Trinity quantum chemists have found that gold, silver and copper hydride complexes may effectively store hydrogen – a discovery that could allow the gas to be transported for use as a sustainable fuel.
Because hydrogen gas releases large amounts of energy when burned in oxygen but does not produce carbon dioxide – or other harmful greenhouse gases – it is considered a possible solution to the climate crisis.
The fuel could be used to power vehicles, ships, or even planes, but because of its high volatility, hydrogen must currently be stored at extremely low temperatures or high pressures, restraints which are very expensive.
Dr Cristina Trujillo and PhD candidate Inigo Iribarren’s work, in co-operation with researchers from the Instituto de Química Médica in Spain, aimed to find materials that can store hydrogen in the solid phase before it is released again as a gas.
Trujillo and Iribarren used free energy profiles to analyse the theoretical abilities of the metal hydride complexes to release hydrogen in its elemental form.
These profiles show chemists whether a given reaction is thermodynamically favourable.
The scientists found that certain combinations of gold, silver and copper hydrides, called homodimers and heterodimers, are strong candidates for efficient hydrogen storage.
Speaking after their work was published in Chemistry Europe, Trujillo said: “Our contribution here – made via quantum chemistry techniques – has been to show that gold, silver and copper hydride complexes are very likely to effectively retain hydrogen in a stable manner.”
She added: “Among the greatest challenges facing humanity is the growing need to stop global warming and find more efficient and cleaner ways to produce energy.”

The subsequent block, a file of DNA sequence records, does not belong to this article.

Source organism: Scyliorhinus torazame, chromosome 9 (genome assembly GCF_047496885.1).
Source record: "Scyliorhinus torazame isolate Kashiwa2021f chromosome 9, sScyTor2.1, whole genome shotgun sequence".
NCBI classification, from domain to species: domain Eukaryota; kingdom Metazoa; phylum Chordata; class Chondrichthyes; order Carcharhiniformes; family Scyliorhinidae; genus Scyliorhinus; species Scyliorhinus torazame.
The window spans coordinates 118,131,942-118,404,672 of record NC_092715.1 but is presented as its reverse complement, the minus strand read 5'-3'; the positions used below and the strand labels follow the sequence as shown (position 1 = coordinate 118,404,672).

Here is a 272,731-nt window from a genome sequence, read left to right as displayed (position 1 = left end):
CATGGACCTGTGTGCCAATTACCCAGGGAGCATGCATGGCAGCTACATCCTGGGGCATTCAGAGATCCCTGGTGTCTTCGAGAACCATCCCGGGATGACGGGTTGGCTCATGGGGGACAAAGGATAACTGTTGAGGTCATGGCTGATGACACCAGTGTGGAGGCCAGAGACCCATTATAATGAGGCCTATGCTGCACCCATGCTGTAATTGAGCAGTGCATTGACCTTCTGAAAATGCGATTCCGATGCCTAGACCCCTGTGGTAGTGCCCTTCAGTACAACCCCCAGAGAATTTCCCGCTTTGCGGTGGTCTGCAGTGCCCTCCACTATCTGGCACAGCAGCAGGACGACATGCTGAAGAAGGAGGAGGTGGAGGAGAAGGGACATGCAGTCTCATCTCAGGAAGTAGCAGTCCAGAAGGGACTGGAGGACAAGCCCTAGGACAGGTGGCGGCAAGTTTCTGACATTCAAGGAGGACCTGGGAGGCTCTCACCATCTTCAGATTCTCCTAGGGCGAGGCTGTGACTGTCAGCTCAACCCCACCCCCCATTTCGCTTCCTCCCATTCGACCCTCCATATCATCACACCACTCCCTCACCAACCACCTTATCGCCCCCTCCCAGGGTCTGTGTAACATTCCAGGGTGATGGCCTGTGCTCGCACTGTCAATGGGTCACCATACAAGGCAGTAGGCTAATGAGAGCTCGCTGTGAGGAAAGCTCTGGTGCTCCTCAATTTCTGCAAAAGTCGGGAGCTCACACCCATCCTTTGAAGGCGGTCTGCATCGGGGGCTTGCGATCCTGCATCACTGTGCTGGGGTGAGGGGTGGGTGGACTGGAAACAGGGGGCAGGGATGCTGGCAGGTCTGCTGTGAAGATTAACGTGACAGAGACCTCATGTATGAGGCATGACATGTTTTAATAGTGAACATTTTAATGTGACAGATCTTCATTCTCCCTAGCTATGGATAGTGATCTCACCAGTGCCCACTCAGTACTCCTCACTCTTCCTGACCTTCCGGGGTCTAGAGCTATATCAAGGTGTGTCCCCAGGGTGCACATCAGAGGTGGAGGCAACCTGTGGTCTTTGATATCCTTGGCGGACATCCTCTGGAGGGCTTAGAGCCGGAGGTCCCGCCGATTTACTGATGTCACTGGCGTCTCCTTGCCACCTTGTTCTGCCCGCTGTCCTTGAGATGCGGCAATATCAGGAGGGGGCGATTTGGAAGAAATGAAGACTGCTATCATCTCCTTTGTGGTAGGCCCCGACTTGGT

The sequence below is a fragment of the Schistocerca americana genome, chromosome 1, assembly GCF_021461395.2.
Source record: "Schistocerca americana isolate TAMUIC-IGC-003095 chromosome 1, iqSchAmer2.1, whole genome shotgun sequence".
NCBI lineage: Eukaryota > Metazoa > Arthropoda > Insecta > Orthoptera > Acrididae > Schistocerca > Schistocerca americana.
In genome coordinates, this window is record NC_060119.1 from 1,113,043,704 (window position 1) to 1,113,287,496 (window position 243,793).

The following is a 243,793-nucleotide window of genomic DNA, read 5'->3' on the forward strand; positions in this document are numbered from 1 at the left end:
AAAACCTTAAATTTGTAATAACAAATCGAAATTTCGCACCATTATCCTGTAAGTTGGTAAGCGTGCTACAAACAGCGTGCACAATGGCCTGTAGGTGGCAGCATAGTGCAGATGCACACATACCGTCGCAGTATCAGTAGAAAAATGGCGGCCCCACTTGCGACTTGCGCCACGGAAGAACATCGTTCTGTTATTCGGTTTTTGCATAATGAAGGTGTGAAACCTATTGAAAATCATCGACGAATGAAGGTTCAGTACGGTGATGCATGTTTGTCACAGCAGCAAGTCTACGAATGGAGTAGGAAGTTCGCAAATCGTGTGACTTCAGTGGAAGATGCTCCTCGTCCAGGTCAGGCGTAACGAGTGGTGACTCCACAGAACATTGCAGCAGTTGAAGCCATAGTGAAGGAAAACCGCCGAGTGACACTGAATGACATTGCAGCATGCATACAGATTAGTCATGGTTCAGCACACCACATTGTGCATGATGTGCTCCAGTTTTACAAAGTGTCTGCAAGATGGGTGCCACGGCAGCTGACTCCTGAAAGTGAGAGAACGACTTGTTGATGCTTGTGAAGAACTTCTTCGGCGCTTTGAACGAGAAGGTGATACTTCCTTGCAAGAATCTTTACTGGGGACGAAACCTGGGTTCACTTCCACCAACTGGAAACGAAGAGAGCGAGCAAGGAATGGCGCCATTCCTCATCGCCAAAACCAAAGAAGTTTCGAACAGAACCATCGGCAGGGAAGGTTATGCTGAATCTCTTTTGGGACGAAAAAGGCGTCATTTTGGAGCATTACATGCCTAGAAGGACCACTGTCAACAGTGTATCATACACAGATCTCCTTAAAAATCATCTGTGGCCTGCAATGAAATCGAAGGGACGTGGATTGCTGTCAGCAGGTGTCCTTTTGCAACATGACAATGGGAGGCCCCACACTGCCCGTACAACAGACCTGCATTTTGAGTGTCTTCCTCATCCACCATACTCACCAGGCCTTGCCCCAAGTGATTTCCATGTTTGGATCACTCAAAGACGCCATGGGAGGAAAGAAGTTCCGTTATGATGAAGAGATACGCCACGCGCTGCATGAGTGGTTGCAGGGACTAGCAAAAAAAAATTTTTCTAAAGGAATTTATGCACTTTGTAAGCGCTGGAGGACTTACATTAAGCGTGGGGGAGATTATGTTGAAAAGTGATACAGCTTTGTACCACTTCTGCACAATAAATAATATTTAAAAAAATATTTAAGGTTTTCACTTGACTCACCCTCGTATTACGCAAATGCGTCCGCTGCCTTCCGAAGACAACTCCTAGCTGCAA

“As everybody already knows, the current production system and excessive use of fossil fuels is releasing much more CO2 into the atmosphere than is being absorbed naturally, which makes the creation of greener and more environmentally friendly alternatives a global priority.”
“For decades now, many research groups across the world have put their efforts into this issue. One of the most studied alternatives has been hydrogen as a clean and CO2-free energy source, but it presents multiple problems due to its reactivity, and low density and stability.”
In July this year, School of Chemistry Professor Max García-Melchor and PhD candidate Michael Craig found nine predominantly chromium-based complexes which could serve as cost-effective catalysts for the production of hydrogen.
These potential catalysts would allow for the decomposition of water to produce hydrogen gas for use as a fuel.
Catalysts with the ability to efficiently split the water molecule have already been found, but because they tend to rely on rare metals such as ruthenium, they have thus far been too expensive to provide a major breakthrough.
The Trinity research has focussed on complexes composed of “earth-abundant” metals and inexpensive ligands. The team now plans to investigate the nine potential catalysts with the hope that at least one may be efficient enough to sustainably produce hydrogen.
In a press release, García-Melchor explained the process his team has been on to find “the holy grail of catalysts”.
“Until recently we were looking for a tiny needle in a huge haystack”, he said, “after reducing the size of the haystack, we have now hoovered up plenty of the remaining hay”.
“To put a sense of scale on this, two years ago we had screened 17 catalysts. Now we have screened 444 and believe it won’t be long before we have a database with 80,000 ‘screenable’ catalysts in it.”
Craig added: “A lot of research has focused on the effective yet prohibitively expensive metals as possible candidates, even though these are far too rare to do the heavy lifting required to store enough hydrogen for society.”
“We are focused on finding a long-term, viable option. And we hope we will”, he said.